Thursday, June 11, 2015
WHO LOST IRAQ?
After the pro-Western government of China was forced to flee to the island of Taiwan in 1949, when the Communists took over mainland China, bitter recriminations in Washington led to the question: “Who lost China?” China was, of course, never ours to lose, though it might be legitimate to ask if a different American policy toward China could have led to a different outcome.
In more recent years, however, Iraq was in fact ours to lose, after U.S. troops vanquished Saddam Hussein’s army and took over the country. Today, we seem to be in the process of losing Iraq, if not to ISIS, then to Iran, whose troops are in Iraq fighting ISIS.
While mistakes were made by both the Bush administration and the Obama administration, those mistakes were of different kinds and of different magnitudes in their consequences, though both sets of mistakes are worth thinking about, so that so much tragic waste of blood and treasure does not happen again.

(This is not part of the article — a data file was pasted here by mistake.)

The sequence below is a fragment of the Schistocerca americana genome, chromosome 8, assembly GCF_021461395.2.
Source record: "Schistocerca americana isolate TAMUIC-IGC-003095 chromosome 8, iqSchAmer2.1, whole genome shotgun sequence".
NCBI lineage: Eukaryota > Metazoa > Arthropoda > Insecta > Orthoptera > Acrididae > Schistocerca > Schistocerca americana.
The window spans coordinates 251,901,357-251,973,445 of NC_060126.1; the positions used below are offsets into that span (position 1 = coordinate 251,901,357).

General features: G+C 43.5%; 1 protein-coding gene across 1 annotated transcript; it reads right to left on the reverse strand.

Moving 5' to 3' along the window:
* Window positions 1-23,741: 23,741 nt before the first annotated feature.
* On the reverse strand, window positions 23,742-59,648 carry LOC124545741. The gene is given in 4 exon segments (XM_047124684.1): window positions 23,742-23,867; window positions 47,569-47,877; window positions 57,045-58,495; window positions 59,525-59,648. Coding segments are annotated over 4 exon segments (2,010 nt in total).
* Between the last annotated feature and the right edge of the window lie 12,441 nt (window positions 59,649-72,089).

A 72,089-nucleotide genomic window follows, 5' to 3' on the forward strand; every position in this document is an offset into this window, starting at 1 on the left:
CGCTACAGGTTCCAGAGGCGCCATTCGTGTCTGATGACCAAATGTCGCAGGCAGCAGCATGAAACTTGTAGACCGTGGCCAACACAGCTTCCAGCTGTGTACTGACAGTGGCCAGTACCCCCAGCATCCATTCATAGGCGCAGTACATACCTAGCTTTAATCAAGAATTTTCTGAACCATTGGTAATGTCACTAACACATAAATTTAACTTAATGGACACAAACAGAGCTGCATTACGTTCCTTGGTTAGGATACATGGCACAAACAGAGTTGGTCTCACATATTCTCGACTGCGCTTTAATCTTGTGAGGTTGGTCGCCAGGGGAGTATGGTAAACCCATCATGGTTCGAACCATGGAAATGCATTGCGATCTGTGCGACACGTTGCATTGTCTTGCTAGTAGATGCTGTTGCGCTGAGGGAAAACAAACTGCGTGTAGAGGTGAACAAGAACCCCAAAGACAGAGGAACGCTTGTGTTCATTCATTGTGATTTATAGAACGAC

Whether it was a mistake to invade Iraq in the first place is something that will no doubt be debated by historians and others for years to come. But, despite things that could have been done differently in Iraq during the Bush administration, in the end President Bush listened to his generals and launched the military “surge” that crushed the terrorist insurgents and made Iraq a viable country.
The most solid confirmations of the military success in Iraq were the intercepted messages from Al Qaeda operatives in Iraq to their leaders in Pakistan that there was no point sending more insurgents, because they now had no chance of prevailing against American forces. This was the situation that Barack Obama inherited — and lost. FRONTPAGE ARTICLE HERE